In this video, practice active listening to uncover your internal customers' needs. Develop skills you can use in face-to-face, telephone, and email conversations.
- People aren't always great at sharing their needs. That means active listening skills are critical to uncovering what our coworkers really want, so we can provide the best service possible. Let's look at a conversation between Janice, the office manager, and Alicia, the sales manager. See if you can identify the listening techniques that Janice uses to discover Alicia's needs. - Hey, Janice, do you have a minute? - Sure, what's going on? - So, I have three new hires on Monday and I wanted to see if you could give them a tour of the office and maybe help them set up their workstations? - Of course, what time are they scheduled to arrive? - They should be at HR around 9:00 am filling out paperwork and starting their orientation.
My guess is they'll be here around 12:30. I just hope the orientation doesn't take too long. - Are you worried that paperwork in orientation won't make a great first impression? - Yeah, I want my new salespeople to feel excited about joining the team. - That makes sense. How about a team lunch? - That's a good idea. And then the new employees can meet everybody. - Okay, I'll email HR and confirm when orientation finishes, so we'll know when the new folks get here. I'll get the food ordered, and then, after lunch, I can show the new people around and get them set up at their desks.
- That sounds great, thank you, Janice. - So, what listening skills did you see Janice use? Here are a few. Janice started the interaction by concentrating on Alicia and putting her phone away to remove distractions. She also used what's called attending body language by positioning her body to face Alicia, so it was easier to listen. Janice asked clarifying questions to get a better understanding of Alicia's needs, and she paid careful attention to listen for any underlying emotions.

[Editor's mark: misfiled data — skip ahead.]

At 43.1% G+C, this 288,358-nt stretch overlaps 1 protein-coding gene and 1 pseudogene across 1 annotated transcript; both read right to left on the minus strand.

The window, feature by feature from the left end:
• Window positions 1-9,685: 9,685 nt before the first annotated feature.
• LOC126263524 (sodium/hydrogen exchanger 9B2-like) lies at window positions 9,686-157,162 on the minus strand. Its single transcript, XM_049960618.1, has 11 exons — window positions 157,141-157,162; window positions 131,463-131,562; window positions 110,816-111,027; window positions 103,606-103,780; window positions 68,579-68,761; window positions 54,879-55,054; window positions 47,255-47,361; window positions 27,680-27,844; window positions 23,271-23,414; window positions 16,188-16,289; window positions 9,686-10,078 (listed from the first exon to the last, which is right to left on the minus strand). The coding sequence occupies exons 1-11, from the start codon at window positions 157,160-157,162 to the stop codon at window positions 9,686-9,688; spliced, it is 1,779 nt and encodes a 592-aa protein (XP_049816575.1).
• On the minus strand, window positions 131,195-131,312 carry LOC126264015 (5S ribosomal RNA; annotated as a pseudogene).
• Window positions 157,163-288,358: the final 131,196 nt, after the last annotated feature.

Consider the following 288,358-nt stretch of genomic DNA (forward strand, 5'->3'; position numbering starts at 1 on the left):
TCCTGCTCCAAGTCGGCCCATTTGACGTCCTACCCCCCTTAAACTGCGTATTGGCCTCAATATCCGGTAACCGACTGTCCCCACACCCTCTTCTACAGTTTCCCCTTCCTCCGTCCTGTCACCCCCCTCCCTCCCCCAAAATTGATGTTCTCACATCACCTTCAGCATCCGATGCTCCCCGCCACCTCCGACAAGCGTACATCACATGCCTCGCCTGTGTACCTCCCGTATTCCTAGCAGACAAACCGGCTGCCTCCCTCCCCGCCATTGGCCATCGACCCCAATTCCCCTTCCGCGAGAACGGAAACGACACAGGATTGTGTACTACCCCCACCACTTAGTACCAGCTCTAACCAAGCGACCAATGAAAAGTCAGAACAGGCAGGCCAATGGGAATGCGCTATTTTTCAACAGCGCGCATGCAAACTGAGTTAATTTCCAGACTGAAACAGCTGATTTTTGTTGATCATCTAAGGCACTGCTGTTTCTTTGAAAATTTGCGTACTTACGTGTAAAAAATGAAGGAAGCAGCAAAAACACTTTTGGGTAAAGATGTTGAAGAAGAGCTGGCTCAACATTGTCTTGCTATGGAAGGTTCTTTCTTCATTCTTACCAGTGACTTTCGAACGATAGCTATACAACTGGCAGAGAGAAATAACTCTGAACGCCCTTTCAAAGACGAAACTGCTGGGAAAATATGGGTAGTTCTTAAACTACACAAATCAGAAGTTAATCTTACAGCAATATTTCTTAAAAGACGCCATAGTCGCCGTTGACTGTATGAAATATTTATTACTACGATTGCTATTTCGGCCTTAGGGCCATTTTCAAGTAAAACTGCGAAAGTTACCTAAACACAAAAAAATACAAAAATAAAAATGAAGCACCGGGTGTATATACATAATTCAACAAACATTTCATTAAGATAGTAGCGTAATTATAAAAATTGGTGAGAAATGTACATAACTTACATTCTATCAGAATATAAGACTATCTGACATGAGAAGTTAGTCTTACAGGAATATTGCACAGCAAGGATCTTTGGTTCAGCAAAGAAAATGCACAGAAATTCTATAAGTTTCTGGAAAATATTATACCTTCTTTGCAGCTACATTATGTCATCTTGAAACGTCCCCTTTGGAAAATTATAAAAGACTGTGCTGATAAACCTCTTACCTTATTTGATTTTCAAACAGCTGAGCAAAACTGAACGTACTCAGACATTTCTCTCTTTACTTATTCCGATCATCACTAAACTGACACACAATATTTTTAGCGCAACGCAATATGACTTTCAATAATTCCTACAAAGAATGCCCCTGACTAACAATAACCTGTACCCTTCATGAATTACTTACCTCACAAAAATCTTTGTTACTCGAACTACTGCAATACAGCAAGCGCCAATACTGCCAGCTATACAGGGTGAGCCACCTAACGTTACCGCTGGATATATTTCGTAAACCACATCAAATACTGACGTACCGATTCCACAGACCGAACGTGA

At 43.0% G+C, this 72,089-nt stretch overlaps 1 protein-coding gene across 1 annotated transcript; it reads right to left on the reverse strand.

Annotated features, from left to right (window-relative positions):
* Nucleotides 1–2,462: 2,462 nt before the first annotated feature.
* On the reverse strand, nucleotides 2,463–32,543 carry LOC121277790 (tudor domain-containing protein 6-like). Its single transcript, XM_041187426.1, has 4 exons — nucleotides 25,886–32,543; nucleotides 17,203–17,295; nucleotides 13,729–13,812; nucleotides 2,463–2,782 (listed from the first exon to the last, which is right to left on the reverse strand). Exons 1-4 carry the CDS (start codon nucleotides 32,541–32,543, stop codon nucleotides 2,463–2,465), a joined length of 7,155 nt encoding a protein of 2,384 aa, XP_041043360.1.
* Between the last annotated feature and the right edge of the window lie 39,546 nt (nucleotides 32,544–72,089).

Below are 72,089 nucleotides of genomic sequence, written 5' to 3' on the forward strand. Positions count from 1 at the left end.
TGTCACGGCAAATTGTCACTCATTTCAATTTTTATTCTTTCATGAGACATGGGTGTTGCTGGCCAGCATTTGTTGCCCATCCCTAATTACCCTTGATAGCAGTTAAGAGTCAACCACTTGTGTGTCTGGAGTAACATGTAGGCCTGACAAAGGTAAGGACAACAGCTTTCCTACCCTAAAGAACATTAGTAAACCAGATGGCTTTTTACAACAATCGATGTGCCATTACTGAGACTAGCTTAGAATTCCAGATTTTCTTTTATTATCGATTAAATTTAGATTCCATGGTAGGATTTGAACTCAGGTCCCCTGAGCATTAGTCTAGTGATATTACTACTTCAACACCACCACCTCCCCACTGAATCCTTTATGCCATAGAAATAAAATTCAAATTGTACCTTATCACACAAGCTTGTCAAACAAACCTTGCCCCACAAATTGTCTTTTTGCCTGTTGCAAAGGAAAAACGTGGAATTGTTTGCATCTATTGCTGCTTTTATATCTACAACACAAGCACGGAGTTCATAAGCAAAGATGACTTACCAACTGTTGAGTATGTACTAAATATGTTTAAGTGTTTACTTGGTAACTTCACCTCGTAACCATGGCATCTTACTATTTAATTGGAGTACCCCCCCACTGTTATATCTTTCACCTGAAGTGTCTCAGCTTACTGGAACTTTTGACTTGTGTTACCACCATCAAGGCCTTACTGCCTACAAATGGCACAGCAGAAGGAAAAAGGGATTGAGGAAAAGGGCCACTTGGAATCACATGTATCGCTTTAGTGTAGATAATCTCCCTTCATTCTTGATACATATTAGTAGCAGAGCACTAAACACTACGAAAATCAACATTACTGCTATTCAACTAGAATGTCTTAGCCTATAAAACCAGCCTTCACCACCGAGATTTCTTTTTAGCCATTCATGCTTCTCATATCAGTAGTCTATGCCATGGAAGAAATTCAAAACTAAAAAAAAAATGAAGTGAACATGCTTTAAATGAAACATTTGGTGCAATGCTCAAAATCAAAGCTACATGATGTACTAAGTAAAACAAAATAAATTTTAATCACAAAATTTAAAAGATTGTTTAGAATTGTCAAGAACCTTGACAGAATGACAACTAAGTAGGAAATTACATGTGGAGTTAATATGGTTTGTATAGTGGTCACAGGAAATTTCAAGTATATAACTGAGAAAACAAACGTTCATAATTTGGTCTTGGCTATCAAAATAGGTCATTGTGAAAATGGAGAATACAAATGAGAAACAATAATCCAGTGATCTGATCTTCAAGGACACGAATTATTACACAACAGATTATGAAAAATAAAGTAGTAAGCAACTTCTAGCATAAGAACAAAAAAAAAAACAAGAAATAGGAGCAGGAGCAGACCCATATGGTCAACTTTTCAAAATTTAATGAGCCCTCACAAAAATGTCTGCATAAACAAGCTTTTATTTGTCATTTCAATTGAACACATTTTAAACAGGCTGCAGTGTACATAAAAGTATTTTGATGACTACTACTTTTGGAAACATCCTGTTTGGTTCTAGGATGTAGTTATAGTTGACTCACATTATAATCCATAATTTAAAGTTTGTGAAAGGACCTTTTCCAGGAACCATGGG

In this case, Janice sensed that Alicia was worried about making a good first impression for her new hires. Finally, Janice paraphrased the discussion to confirm that she understood everything. Many of these listening techniques still work well, even when you're on the phone. Try to use the same body language you would use if the person was right in front of you. This will naturally create a positive tone of voice and make it easier to listen. While email doesn't involve listening per say, it's still important to use similar skills.
For instance, it's helpful to slow down a little and concentrate on understanding what the other person is really trying to say. When you do this, you'll often pick up on additional meaning that you'd miss if you were just quickly scanning the message. Here's an activity you can try to practice your listening skills. Download the Listening Skills worksheet from the exercise files. Practice active listening in five face-to-face, phone, or email conversations. Use the worksheet to self-evaluate the skills you used at the end of each one.
Make notes on what you did well and what you'd like to improve. The more you practice, the better you'll be at listening to your internal customers.
In this course, learn skills and techniques for providing outstanding internal customer service to colleagues within your organization. Jeff Toister shares how to build positive workplace relationships, communicate effectively, and serve coworkers who can be difficult to work with. He also provides techniques for managing—and exceeding—expectations for internal service, and solving problems quickly and effectively.
- Distinguishing between internal and external customer service
- Creating positive workplace relationships
- Working with difficult coworkers
- Practicing active listening to uncover your customers' needs
- Managing internal customer expectations
- Anticipating problems
- Defusing angry colleagues
- Adjusting your workplace attitude